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Sunday, May 30, 2010

File formats for saving "original" photos -- Part Five

In the last installments of this series, I have discussed some of the relative merits for archival preservation of the various image file formats. If you review the rationale behind each of the image file formats, you will quickly eliminate all but three main contenders; TIFF, JPEG and RAW. Each of these three has positive and negative features. Ideally, you would want a file format that would be readable on any hardware, would have a file structure that allowed anyone with enough time to reconstruct the entire image file without loss of data. Let me give an analogous example using another type of media:

Not too long ago in world history, but a long time ago in computer history, one of the first few software applications for the new personal computers was word processing. Unfortunately, when the programmers set out to create a word processor, they did not contemplate that their file types would have to be compatible with any other word processing program or even a later development in the same program. Documents in many of the original file formats are now totally lost to us today because the programs and computers that created them are long gone. To get a small idea of the problem, open a word processing document in a program like OpenOffice. If you create a text file, you can save it in any of twenty-one different formats. The most persistent of all of these word processing formats is a simple text file. Theoretically, if you could get a text file from the old computer disk or hard drive, you could still read the file. But any of the old word processing documents such as MacWrite, or even more obscure, the Friden Flexowriter.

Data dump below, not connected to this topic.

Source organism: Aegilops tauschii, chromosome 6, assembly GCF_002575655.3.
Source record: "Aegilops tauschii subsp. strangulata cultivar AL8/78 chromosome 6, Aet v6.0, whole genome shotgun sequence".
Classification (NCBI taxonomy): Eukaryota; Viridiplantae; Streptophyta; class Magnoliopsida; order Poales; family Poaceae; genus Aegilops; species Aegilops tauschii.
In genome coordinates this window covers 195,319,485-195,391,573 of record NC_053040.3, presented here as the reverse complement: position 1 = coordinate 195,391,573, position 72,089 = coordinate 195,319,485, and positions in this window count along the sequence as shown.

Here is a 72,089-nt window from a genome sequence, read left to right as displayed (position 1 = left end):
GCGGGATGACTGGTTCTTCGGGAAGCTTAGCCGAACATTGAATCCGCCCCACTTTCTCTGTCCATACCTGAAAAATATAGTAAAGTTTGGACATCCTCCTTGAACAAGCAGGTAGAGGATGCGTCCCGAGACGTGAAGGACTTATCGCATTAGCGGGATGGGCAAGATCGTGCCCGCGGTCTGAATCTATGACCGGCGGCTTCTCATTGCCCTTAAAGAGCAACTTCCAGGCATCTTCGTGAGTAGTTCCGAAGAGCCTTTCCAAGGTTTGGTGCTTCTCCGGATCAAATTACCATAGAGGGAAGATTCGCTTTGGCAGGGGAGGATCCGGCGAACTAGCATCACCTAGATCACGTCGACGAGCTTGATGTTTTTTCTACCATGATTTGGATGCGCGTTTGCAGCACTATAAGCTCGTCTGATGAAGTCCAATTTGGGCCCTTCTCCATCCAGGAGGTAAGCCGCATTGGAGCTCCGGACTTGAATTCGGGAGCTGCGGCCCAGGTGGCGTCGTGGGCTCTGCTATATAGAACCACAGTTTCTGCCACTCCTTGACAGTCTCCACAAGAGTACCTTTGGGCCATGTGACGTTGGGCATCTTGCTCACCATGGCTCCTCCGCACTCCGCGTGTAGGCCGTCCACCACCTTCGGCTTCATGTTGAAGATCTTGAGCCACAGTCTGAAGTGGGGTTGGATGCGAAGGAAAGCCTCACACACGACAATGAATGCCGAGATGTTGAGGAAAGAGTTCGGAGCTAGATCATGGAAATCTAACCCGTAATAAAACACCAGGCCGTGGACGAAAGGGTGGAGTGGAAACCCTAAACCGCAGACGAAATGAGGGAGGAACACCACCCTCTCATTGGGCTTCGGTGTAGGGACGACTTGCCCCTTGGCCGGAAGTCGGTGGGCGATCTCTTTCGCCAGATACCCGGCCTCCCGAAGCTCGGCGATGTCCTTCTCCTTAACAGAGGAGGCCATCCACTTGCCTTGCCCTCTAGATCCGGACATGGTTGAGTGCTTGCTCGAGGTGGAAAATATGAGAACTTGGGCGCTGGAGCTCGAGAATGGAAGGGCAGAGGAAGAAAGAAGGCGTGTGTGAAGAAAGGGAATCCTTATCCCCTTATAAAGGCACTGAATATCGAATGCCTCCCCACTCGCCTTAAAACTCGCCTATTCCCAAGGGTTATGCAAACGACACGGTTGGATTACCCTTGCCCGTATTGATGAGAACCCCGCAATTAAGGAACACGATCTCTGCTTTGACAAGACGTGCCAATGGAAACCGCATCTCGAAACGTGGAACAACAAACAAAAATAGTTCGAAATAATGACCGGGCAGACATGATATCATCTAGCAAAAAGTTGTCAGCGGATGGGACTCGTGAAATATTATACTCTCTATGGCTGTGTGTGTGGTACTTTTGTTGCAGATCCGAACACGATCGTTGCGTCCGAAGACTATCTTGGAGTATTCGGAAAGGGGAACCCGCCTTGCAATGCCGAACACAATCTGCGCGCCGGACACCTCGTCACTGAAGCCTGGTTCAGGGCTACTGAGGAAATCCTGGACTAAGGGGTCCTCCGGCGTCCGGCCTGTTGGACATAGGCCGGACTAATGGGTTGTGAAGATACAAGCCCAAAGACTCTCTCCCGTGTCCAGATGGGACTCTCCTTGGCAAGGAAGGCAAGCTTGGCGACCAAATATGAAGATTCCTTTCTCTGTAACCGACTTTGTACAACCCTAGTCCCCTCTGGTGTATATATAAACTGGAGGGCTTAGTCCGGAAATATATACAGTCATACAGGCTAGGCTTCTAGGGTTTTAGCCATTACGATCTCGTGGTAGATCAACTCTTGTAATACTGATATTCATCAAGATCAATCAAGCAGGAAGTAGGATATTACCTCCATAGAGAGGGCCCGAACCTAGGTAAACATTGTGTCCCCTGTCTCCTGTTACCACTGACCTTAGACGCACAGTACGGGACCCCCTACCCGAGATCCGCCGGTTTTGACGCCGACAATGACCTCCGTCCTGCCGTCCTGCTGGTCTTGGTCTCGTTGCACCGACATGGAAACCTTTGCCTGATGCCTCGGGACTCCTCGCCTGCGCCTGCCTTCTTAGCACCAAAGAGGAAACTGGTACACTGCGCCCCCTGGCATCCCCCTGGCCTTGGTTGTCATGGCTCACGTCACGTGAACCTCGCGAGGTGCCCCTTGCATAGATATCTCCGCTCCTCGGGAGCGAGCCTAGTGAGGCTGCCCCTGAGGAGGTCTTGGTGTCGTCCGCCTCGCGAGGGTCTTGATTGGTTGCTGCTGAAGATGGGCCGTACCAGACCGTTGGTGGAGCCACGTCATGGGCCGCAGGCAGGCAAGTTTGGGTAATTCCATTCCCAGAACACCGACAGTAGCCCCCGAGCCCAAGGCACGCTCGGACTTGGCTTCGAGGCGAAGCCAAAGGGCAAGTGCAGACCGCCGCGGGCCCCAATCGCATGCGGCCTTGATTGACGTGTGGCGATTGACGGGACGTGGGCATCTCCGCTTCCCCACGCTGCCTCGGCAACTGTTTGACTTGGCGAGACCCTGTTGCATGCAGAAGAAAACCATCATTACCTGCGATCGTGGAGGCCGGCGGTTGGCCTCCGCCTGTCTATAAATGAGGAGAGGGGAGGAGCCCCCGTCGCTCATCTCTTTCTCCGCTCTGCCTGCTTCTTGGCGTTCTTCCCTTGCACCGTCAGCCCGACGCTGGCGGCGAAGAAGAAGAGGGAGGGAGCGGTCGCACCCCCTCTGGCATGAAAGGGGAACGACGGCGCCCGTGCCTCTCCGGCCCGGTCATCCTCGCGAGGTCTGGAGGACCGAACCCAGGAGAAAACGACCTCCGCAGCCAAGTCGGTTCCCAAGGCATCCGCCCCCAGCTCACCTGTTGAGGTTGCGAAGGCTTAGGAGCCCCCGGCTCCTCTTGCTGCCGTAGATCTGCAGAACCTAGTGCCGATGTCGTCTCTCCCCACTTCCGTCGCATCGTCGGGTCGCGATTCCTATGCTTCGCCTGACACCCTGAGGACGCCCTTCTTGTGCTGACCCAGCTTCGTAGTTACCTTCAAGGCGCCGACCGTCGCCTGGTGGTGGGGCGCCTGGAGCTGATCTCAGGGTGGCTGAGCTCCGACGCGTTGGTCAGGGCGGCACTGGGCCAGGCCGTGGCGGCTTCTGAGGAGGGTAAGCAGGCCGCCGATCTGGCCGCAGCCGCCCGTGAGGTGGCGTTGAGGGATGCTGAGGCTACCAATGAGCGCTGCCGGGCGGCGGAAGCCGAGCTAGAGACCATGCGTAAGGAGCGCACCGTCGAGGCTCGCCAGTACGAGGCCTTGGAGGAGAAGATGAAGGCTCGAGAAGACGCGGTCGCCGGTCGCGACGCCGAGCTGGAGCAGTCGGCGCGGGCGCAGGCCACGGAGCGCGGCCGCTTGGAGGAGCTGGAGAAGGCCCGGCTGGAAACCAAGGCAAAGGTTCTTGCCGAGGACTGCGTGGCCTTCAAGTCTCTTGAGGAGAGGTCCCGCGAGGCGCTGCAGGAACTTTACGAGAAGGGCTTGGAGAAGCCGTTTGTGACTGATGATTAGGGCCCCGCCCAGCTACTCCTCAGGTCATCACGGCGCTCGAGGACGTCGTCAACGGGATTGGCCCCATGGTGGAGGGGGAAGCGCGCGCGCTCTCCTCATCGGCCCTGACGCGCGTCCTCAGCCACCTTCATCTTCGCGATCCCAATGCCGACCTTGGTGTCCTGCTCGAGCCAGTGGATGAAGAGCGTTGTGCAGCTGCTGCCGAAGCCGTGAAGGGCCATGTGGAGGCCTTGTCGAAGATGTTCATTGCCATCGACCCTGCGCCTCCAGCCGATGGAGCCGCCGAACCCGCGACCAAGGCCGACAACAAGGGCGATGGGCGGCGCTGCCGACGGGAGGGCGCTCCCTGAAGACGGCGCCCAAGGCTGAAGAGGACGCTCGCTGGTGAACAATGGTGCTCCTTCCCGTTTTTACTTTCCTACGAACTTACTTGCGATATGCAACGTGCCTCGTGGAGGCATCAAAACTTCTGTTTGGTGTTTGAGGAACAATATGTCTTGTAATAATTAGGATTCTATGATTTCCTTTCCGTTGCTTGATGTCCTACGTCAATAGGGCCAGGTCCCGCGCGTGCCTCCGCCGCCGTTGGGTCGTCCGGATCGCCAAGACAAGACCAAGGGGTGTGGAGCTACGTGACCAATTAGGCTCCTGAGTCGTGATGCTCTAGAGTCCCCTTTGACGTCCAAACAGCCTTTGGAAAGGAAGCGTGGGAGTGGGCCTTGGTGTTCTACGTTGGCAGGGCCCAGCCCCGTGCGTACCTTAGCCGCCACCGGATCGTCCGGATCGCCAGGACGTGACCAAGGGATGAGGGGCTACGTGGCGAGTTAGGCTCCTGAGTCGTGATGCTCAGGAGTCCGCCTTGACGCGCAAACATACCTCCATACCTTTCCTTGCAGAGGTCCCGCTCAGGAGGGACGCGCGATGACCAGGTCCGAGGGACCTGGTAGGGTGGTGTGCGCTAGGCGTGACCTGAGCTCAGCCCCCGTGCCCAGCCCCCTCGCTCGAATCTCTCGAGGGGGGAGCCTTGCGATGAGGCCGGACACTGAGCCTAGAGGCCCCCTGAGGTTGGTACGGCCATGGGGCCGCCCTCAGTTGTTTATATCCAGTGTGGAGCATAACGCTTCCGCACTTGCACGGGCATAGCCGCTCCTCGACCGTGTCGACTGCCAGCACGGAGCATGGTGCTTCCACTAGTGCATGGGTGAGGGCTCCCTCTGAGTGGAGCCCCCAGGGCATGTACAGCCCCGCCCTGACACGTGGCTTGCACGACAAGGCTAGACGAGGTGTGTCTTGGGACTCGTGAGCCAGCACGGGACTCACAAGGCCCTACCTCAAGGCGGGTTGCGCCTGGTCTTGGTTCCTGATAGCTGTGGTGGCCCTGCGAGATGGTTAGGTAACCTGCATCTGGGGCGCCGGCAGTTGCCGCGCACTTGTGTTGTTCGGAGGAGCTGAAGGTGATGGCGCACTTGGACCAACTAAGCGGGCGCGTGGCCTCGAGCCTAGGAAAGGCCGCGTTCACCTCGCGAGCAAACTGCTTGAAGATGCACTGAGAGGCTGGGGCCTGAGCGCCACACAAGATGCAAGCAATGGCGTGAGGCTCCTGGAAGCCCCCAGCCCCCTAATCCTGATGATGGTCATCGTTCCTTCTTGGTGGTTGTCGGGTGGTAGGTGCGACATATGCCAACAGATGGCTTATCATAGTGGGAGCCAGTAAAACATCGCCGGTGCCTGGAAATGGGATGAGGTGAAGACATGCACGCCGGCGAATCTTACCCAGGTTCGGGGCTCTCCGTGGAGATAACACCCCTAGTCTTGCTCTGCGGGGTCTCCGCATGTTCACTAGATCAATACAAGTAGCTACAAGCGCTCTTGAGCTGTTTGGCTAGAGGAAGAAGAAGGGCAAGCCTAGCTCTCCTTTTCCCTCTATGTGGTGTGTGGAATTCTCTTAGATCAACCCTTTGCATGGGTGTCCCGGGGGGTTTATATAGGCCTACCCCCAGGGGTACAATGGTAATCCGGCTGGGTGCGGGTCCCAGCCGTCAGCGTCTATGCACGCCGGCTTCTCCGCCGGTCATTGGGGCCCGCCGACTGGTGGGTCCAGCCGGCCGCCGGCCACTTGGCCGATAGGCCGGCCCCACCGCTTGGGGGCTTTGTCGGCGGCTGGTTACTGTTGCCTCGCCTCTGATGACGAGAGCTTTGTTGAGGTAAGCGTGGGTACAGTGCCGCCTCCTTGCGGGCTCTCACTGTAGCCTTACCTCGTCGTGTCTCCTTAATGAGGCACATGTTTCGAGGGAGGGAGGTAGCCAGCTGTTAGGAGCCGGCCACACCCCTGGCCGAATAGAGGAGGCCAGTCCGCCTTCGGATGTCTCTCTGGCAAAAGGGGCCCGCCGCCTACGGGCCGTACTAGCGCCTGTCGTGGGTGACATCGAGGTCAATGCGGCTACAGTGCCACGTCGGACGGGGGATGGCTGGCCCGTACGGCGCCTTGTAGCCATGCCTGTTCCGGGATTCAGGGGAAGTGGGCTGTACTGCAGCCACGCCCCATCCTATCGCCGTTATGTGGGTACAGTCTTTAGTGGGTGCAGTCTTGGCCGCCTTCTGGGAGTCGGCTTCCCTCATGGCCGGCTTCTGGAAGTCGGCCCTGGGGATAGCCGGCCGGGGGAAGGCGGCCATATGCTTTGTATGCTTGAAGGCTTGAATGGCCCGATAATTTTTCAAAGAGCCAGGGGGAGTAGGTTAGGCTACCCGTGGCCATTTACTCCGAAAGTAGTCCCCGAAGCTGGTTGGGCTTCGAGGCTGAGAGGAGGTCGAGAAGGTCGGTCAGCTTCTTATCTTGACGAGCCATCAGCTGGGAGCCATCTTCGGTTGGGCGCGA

The same thing is happening with images. Proprietary image formats, unless updated periodically, are a closed book. A program like Photoshop CS5 will save image files in any of about twenty formats. But, some of the older formats, like PICT files, are no longer supported.

Ideally, you would want to preserve all of the data possible about an image in any form. But there are practical constraints. The size of the files is still an issue. I am currently using 8 GB CompactFlash cards and I fill them up regularly on a photo expedition. My external storage capacity has increased dramatically over the years and now, 2 Terabyte drives are less than $150. But even with this huge amount of storage considering that a single RAW file can be over 20MB in size. To give some perspective, my original hard drives, just a few years ago were 40MB drives. In today's world they would only hold two pictures!  From another aspect, if your computer isn't extremely fast by today's fast standard, these large files will clog up your computer and take really long times to load and editing is pretty much out of the question.

So, why not take all photos in RAW if you have a fast computer and huge amounts of memory? Yes, that is one option, but you might have to spend a great deal of time and effort to understand and use what you get. Maybe TIFF is looking better all the time. Unfortunately, not all hardware devices allow you to make a choice. But if you have a choice, you might consider them in this order, RAW, Tiff and last but not necessarily bad, JPEG. I would stay away from most of the other formats for long term storage of valuable original photos.

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